Vermont state senator Virginia Lyons introduced a resolution in the state legislature urging the United States Congress to amend the Constitution and ban corporate personhood. Vermont is the first state to successfully introduce at the legislative level a statement of beliefs that corporations are not persons and do not have constitutional rights.
If passed, JRS 11 would be the first formal declaration by citizens for Congress to act. But that’s it. It has no real force of law nor does it change anything in the short-term.
The entire joint resolution lays out the framework of the opposition: corporations are not people, cannot vote, and often have motives contrary to the best interests of actual people. They should therefore not be afforded legal standing to benefit from the rights of natural persons. It’s a compelling and simple argument, and one that if it were to gain momentum, could put a good majority of today’s Congress in an uncomfortable position.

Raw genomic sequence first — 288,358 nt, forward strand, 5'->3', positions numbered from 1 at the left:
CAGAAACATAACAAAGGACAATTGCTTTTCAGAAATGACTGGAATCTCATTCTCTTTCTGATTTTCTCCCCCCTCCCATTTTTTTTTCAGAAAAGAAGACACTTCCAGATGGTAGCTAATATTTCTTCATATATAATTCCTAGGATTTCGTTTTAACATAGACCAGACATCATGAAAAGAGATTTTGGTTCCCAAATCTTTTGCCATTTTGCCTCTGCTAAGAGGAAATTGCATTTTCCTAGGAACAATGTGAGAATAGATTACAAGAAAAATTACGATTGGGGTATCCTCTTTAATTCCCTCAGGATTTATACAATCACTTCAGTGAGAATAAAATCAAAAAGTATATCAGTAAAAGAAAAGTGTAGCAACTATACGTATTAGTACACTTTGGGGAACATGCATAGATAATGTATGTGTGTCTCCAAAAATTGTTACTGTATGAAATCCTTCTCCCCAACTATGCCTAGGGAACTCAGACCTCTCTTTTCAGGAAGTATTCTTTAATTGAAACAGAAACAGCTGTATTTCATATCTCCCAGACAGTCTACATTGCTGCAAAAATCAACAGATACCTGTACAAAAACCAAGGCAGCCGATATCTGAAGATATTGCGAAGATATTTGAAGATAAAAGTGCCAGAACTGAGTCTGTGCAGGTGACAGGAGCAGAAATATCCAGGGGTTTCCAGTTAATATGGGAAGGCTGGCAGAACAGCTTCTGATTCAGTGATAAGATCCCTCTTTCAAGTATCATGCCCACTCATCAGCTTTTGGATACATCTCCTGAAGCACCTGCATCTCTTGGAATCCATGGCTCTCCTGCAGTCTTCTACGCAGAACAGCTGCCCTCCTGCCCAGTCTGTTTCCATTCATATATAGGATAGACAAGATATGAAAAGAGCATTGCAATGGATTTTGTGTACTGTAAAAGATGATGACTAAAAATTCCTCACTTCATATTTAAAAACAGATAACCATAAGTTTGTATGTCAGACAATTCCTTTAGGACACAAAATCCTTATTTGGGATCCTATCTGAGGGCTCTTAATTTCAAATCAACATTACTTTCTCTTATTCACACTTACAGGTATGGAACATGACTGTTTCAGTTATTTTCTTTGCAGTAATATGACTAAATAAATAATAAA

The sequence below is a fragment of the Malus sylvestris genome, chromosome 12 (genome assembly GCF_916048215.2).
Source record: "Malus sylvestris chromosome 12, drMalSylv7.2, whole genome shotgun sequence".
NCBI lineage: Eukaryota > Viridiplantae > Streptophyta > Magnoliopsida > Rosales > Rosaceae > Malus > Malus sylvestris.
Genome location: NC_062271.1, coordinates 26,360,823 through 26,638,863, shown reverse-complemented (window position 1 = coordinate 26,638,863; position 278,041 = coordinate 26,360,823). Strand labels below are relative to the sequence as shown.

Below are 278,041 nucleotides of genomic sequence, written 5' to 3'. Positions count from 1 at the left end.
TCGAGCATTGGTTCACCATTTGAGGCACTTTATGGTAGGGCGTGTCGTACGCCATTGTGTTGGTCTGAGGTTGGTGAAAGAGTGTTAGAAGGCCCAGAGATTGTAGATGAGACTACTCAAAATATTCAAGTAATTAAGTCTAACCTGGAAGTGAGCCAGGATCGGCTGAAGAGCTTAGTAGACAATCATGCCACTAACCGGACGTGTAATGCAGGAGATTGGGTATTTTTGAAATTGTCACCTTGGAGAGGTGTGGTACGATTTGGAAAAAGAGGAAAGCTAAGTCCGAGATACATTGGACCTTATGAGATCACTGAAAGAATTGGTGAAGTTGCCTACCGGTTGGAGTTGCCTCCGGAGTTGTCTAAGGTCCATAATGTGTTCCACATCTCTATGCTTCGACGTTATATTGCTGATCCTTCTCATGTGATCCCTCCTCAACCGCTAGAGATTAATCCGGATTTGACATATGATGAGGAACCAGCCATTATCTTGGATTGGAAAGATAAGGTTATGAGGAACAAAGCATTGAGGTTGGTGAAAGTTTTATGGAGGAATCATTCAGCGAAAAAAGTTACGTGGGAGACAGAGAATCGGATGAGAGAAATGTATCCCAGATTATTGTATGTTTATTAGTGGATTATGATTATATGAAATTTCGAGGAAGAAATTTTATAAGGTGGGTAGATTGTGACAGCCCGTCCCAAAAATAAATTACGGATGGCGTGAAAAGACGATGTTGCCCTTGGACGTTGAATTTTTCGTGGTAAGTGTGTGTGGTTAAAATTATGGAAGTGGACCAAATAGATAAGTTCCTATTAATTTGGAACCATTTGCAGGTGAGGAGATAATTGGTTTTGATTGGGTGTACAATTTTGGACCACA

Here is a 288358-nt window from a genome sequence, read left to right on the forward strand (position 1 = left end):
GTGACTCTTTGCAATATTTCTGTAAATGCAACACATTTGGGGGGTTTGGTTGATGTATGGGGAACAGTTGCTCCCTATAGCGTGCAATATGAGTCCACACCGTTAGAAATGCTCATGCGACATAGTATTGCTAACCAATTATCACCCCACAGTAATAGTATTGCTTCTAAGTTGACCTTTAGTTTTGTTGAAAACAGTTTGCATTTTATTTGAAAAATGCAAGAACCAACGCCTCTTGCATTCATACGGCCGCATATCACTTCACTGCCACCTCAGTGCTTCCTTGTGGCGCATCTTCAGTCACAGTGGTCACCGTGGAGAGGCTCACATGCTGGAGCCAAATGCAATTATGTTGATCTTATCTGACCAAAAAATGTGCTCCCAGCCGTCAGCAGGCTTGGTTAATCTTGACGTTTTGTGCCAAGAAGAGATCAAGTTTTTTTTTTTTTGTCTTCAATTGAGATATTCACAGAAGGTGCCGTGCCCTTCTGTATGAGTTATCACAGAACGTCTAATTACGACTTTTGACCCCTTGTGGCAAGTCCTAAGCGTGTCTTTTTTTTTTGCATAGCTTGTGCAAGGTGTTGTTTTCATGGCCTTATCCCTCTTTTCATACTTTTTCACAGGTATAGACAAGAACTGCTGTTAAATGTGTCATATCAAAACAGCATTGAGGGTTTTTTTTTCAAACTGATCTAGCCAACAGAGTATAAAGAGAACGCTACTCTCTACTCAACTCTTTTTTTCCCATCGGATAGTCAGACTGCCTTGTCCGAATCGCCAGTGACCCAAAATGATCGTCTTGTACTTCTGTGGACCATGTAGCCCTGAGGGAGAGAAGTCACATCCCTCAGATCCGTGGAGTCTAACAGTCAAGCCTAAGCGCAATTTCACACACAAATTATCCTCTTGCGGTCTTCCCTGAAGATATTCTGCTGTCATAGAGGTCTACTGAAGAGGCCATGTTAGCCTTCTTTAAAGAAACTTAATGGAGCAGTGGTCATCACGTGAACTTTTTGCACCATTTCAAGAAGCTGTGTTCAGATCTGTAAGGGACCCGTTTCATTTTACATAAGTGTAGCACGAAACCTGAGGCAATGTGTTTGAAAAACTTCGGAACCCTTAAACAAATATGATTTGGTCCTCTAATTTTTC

But amending the Constitution is not a simple task, and this current Congress can’t even pass a budget. So for short-term strategies to deal with the fall-out of Citizens United we have to keep looking to disclosure and transparency laws.
Vermont’s history of progressivism makes it a natural leader in the push back against corporate overreach, and Senator Lyons should be commended for her leadership on JRS 11. The next question is, can it catch on?
Photo from Tracy_O via flickr.
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